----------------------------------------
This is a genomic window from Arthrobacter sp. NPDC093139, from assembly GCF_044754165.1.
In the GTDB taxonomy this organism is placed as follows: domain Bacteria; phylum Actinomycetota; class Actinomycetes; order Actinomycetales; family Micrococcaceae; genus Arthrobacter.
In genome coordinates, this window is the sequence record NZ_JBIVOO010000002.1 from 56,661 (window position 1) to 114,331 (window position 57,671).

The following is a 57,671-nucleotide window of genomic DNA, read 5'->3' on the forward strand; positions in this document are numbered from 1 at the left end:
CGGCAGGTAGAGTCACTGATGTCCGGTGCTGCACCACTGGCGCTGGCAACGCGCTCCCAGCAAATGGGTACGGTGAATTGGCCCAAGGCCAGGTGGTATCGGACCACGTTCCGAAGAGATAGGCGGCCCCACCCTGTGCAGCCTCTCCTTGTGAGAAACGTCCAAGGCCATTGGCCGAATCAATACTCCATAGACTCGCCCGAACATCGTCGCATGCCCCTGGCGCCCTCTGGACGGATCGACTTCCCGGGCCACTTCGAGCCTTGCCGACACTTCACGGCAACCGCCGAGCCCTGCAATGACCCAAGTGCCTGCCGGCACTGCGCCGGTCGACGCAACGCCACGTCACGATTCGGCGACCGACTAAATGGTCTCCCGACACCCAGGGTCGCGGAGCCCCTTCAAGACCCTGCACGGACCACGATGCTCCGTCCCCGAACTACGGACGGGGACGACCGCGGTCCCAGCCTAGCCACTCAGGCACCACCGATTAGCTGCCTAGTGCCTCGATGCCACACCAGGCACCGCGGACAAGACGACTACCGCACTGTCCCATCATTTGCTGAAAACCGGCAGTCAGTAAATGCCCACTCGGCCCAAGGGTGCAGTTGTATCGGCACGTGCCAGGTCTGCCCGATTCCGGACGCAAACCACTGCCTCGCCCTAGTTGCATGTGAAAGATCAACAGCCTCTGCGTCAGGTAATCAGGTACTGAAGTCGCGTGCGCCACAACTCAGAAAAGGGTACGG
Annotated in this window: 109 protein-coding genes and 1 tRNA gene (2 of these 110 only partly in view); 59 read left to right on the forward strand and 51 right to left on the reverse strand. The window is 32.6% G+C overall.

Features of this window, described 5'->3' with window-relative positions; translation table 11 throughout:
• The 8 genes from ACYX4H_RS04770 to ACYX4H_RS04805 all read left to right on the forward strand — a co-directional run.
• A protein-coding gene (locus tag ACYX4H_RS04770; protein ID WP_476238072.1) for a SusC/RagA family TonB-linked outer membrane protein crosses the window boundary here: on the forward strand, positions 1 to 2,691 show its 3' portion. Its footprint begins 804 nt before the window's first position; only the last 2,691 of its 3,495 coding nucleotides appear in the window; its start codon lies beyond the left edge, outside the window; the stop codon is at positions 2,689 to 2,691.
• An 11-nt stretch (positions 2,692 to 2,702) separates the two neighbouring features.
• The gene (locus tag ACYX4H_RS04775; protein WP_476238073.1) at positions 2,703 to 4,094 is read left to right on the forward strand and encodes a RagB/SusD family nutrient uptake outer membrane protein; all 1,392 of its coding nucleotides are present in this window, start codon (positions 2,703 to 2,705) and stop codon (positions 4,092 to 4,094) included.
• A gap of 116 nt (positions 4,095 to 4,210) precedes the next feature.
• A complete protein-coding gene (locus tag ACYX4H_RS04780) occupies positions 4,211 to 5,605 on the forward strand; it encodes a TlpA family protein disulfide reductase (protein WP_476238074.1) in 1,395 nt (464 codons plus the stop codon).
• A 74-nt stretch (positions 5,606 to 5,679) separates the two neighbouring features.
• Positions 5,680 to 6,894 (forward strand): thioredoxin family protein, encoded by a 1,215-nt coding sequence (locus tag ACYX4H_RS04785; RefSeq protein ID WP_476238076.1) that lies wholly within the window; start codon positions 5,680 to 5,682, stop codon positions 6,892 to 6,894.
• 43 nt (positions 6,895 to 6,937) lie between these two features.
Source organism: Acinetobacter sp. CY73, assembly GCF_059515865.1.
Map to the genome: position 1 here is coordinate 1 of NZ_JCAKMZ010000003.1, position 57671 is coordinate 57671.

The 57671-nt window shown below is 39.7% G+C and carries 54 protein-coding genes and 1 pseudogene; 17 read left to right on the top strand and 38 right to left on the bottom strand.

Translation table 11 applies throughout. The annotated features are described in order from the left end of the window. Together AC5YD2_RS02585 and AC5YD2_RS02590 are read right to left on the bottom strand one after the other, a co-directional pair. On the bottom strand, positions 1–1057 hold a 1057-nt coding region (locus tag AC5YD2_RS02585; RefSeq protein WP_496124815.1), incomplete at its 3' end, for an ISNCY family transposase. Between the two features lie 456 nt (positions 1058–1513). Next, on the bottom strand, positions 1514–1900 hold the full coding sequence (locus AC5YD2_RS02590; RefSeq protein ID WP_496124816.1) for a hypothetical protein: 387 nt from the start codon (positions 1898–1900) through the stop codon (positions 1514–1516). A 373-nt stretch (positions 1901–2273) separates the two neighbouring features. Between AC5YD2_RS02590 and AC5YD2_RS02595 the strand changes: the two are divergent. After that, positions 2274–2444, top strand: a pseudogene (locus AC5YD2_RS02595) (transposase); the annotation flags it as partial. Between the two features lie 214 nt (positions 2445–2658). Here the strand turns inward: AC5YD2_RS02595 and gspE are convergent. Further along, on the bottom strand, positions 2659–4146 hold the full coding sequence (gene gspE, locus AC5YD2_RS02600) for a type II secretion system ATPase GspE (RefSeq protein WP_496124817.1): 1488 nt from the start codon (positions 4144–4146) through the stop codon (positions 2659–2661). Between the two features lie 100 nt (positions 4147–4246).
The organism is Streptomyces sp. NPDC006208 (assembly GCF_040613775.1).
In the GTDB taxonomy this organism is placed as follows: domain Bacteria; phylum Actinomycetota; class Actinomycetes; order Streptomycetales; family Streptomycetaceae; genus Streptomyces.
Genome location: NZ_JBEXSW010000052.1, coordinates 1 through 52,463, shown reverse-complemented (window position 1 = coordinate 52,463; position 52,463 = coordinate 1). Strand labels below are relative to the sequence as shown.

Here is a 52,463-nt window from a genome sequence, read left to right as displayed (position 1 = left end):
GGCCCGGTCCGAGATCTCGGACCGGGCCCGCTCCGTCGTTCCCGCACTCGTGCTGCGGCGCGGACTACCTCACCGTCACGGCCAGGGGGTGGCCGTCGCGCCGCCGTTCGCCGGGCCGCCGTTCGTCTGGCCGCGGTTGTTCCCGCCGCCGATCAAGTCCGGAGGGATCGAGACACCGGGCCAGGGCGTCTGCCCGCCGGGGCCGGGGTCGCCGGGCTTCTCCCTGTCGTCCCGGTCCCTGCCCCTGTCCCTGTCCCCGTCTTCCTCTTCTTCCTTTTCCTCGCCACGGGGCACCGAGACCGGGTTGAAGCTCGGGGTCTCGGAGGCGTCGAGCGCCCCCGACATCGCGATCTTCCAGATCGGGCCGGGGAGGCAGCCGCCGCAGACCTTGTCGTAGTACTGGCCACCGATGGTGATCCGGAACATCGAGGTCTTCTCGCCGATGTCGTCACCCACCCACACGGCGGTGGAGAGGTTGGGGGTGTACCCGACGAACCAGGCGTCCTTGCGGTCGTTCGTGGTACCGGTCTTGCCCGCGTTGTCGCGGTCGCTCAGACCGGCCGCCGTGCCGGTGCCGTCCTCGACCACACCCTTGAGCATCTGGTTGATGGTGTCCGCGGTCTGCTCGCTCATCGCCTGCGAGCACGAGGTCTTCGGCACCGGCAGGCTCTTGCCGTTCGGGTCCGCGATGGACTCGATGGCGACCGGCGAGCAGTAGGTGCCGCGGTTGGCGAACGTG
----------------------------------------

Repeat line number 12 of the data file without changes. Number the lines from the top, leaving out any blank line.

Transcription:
• A gap of 116 nt (positions 4,095 to 4,210) precedes the next feature.